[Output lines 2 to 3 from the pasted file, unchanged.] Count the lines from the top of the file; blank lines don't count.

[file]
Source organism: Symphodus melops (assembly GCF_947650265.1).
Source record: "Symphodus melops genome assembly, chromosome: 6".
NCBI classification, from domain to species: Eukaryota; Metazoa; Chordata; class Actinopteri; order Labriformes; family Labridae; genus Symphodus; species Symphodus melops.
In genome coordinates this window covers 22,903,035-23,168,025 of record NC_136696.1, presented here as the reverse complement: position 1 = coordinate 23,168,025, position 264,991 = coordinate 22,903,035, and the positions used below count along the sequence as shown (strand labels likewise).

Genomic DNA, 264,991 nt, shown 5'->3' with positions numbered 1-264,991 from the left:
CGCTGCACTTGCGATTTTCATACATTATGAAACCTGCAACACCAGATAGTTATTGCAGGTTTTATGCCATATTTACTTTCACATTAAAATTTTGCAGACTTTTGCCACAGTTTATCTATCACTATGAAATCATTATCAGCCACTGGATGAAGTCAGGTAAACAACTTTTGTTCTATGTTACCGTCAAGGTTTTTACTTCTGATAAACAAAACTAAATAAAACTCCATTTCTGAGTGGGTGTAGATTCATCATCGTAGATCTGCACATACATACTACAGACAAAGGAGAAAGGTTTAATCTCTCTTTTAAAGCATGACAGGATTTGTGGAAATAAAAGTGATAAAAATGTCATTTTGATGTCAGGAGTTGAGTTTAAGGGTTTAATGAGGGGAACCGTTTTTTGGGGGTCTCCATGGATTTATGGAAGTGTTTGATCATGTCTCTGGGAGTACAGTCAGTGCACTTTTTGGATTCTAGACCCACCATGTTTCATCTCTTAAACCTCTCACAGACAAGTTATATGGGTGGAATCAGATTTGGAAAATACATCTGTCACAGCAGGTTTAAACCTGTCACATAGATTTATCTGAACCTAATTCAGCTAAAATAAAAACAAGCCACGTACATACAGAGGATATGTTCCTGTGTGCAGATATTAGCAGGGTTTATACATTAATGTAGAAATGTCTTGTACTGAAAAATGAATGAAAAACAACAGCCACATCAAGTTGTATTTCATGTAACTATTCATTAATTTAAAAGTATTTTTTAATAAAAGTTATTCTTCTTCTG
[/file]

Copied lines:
Source record: "Symphodus melops genome assembly, chromosome: 6".
NCBI classification, from domain to species: Eukaryota; Metazoa; Chordata; class Actinopteri; order Labriformes; family Labridae; genus Symphodus; species Symphodus melops.